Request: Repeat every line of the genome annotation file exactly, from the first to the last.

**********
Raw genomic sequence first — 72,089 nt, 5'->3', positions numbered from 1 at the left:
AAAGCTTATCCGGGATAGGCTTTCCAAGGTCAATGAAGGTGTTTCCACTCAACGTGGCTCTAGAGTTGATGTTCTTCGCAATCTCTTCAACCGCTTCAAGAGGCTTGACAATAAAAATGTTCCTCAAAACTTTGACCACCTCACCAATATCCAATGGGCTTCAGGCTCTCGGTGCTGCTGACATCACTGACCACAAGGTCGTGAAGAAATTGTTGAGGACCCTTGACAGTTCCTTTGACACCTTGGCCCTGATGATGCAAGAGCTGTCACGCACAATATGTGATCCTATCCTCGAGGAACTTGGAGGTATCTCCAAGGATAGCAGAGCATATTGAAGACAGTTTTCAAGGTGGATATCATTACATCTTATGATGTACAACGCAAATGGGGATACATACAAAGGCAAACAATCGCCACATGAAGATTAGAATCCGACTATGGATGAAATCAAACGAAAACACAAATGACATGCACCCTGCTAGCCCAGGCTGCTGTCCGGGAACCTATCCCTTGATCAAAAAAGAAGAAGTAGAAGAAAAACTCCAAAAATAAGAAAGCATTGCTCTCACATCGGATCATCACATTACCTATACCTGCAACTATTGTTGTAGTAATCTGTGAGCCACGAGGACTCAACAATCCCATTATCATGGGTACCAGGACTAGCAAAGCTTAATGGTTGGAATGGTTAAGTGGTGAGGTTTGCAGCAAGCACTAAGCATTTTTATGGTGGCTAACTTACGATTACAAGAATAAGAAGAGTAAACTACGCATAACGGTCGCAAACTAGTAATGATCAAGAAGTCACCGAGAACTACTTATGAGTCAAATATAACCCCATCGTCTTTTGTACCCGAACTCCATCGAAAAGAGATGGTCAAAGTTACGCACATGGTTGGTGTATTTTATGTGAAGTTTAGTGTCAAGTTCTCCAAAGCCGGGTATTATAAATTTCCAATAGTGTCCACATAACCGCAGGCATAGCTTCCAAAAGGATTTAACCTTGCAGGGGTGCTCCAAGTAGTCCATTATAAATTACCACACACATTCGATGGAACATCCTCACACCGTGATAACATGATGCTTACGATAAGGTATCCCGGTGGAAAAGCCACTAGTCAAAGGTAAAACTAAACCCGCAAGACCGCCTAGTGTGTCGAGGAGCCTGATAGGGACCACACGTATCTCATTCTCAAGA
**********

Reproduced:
Raw genomic sequence first — 72,089 nt, 5'->3', positions numbered from 1 at the left:
AAAGCTTATCCGGGATAGGCTTTCCAAGGTCAATGAAGGTGTTTCCACTCAACGTGGCTCTAGAGTTGATGTTCTTCGCAATCTCTTCAACCGCTTCAAGAGGCTTGACAATAAAAATGTTCCTCAAAACTTTGACCACCTCACCAATATCCAATGGGCTTCAGGCTCTCGGTGCTGCTGACATCACTGACCACAAGGTCGTGAAGAAATTGTTGAGGACCCTTGACAGTTCCTTTGACACCTTGGCCCTGATGATGCAAGAGCTGTCACGCACAATATGTGATCCTATCCTCGAGGAACTTGGAGGTATCTCCAAGGATAGCAGAGCATATTGAAGACAGTTTTCAAGGTGGATATCATTACATCTTATGATGTACAACGCAAATGGGGATACATACAAAGGCAAACAATCGCCACATGAAGATTAGAATCCGACTATGGATGAAATCAAACGAAAACACAAATGACATGCACCCTGCTAGCCCAGGCTGCTGTCCGGGAACCTATCCCTTGATCAAAAAAGAAGAAGTAGAAGAAAAACTCCAAAAATAAGAAAGCATTGCTCTCACATCGGATCATCACATTACCTATACCTGCAACTATTGTTGTAGTAATCTGTGAGCCACGAGGACTCAACAATCCCATTATCATGGGTACCAGGACTAGCAAAGCTTAATGGTTGGAATGGTTAAGTGGTGAGGTTTGCAGCAAGCACTAAGCATTTTTATGGTGGCTAACTTACGATTACAAGAATAAGAAGAGTAAACTACGCATAACGGTCGCAAACTAGTAATGATCAAGAAGTCACCGAGAACTACTTATGAGTCAAATATAACCCCATCGTCTTTTGTACCCGAACTCCATCGAAAAGAGATGGTCAAAGTTACGCACATGGTTGGTGTATTTTATGTGAAGTTTAGTGTCAAGTTCTCCAAAGCCGGGTATTATAAATTTCCAATAGTGTCCACATAACCGCAGGCATAGCTTCCAAAAGGATTTAACCTTGCAGGGGTGCTCCAAGTAGTCCATTATAAATTACCACACACATTCGATGGAACATCCTCACACCGTGATAACATGATGCTTACGATAAGGTATCCCGGTGGAAAAGCCACTAGTCAAAGGTAAAACTAAACCCGCAAGACCGCCTAGTGTGTCGAGGAGCCTGATAGGGACCACACGTATCTCATTCTCAAGA